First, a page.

Background: In a subset of patients with metastatic melanoma, T lymphocytes bearing the cell-surface marker CD8 (CD8+ T cells) can cause the regression of even large tumors. These antitumor CD8+ T cells recognize peptide antigens presented on the surface of tumor cells by major histocompatibility complex (MHC) class I molecules. The MHC class I molecule is a heterodimer composed of an integral membrane glycoprotein designated the alpha chain and a noncovalently associated, soluble protein called beta2-microglobulin (beta 2m). Loss of beta 2m generally eliminates antigen recognition by antitumor CD8+ T cells.
Purpose: We studied the loss of beta 2m as a potential means of tumor escape from immune recognition in a cohort of patients receiving immunotherapy.
Methods: We successfully grew 13 independent tumor cell cultures from tumor specimens obtained from 13 patients in a cohort of 40 consecutive patients undergoing immunotherapy for metastatic melanoma and for whom tumor specimens were available. These cell lines, as well as another melanoma cell line (called 1074mel) that had been derived from tumor obtained from a patient in a cytokine-gene therapy study, were characterized in vitro cytofluorometrically for MHC class I expression and by northern and western blot analyses for messenger RNA (mRNA) and protein expression, respectively, and ex vivo by immunohistochemistry.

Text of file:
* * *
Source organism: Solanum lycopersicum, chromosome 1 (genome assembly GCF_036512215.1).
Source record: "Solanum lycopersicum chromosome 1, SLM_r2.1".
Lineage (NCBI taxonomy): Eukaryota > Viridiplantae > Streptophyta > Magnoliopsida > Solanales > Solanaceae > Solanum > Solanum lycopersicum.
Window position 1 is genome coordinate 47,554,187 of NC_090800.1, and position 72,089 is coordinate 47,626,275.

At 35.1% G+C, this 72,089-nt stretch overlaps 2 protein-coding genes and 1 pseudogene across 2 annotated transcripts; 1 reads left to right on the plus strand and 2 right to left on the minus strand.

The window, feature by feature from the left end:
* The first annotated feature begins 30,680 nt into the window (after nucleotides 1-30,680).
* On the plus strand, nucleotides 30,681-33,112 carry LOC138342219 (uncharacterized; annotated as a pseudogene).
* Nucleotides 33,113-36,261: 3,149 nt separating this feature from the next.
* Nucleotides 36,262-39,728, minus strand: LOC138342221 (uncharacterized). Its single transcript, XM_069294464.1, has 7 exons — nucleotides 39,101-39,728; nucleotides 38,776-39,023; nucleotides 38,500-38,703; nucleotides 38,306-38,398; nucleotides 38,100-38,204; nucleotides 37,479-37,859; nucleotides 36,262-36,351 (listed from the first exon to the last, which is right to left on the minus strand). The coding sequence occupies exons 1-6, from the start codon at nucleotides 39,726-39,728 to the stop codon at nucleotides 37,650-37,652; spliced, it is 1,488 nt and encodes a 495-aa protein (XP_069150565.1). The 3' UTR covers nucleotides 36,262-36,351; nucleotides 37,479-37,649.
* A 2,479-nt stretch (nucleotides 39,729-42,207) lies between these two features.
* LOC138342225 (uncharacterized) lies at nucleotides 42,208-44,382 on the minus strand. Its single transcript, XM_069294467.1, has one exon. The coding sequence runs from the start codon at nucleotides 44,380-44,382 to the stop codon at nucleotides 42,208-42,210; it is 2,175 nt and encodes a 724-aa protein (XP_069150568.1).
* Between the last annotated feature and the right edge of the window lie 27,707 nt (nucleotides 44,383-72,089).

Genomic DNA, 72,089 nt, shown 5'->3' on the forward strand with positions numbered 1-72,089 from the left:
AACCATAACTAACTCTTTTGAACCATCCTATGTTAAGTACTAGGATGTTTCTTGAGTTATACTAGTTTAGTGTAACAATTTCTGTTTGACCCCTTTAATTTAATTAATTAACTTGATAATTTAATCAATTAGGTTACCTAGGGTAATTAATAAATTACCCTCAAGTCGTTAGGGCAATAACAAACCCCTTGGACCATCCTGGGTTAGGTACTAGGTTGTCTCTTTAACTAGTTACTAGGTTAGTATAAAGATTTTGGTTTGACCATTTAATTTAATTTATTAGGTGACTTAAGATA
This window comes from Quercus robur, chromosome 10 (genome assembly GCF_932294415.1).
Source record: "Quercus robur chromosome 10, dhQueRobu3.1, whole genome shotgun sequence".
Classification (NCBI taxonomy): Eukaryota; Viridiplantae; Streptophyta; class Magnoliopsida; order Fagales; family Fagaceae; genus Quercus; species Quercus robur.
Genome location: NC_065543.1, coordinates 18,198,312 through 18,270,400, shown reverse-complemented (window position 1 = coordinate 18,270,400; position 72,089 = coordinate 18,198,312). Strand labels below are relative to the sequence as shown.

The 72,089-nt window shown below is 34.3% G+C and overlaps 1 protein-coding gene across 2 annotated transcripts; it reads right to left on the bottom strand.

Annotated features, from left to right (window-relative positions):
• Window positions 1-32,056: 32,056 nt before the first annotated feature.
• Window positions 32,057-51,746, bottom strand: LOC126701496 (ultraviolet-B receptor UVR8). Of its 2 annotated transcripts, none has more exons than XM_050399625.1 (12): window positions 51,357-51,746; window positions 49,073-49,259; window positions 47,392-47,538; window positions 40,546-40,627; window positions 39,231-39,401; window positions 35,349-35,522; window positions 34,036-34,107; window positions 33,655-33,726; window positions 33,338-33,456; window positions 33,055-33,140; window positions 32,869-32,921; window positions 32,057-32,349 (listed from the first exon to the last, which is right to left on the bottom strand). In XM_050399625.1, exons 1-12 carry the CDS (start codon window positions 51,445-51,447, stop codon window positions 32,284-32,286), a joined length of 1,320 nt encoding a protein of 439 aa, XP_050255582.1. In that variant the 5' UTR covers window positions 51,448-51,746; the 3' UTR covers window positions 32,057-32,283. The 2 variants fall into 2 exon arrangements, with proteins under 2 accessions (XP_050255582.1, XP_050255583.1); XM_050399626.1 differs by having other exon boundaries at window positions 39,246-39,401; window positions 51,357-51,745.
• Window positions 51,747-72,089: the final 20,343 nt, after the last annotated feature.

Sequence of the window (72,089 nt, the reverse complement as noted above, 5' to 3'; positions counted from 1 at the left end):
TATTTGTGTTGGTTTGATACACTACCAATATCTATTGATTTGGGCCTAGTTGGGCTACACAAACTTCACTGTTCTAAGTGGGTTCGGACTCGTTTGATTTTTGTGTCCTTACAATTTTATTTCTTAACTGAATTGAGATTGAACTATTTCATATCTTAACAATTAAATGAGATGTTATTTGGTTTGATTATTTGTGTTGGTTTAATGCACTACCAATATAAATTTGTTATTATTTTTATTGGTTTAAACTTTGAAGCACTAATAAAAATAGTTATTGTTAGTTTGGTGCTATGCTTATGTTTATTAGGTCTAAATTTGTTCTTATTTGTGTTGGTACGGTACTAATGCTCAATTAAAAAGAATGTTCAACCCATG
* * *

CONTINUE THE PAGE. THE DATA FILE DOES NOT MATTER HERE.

Results: After one melanoma cell line (1074mel) was found not to express functional beta 2m by cytofluorometric analysis, four (31%) of the 13 newly established melanoma cell lines were found to have an absolute lack of functional MHC class I expression. Northern blot analysis of RNA extracted from the five cell lines exhibiting no functional MHC class I expression showed that these cells contained normal levels of alpha-chain mRNA but variable levels of beta 2m mRNA. In addition, no immunoreactive beta 2m protein was detected by western blot analysis. When human beta 2m was transiently expressed with the use of a recombinant vaccinia virus, cell-surface MHC class I expression was reconstituted and the ability of these five cell lines to present endogenous antigens was restored. Immunohistochemical staining of tumor sections revealed a lack of immunoreactive MHC class I in vivo, supporting the notion that the in vitro observations were not artifactual. Furthermore, archival tumor sections obtained from patients prior to immunotherapy were available from three patients and were found to be beta 2m positive. This result was consistent with the hypothesis that loss of beta 2m resulted from immunotherapy.
Conclusions: These data suggest that the loss of beta 2m may be a mechanism whereby tumor cells can acquire immunoresistance. This study represents the first characterization of a molecular route of escape of tumors from immune recognition in a cohort of patients being treated with immunotherapy.